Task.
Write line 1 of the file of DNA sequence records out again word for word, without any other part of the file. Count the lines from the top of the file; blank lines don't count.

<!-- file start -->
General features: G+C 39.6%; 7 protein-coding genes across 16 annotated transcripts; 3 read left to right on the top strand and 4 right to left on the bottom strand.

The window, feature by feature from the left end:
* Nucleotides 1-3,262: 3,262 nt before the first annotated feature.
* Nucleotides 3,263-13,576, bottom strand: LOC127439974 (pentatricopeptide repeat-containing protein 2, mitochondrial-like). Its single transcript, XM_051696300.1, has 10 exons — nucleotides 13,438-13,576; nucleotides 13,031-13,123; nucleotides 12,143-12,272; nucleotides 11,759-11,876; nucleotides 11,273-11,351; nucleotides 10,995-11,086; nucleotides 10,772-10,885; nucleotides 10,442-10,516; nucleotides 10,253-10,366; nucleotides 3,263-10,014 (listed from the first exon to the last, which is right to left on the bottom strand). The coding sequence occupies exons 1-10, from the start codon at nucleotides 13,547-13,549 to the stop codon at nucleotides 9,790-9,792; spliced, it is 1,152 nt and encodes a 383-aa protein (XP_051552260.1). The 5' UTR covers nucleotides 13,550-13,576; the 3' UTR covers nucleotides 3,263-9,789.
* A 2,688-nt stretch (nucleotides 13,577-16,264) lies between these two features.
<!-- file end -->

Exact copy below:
General features: G+C 39.6%; 7 protein-coding genes across 16 annotated transcripts; 3 read left to right on the top strand and 4 right to left on the bottom strand.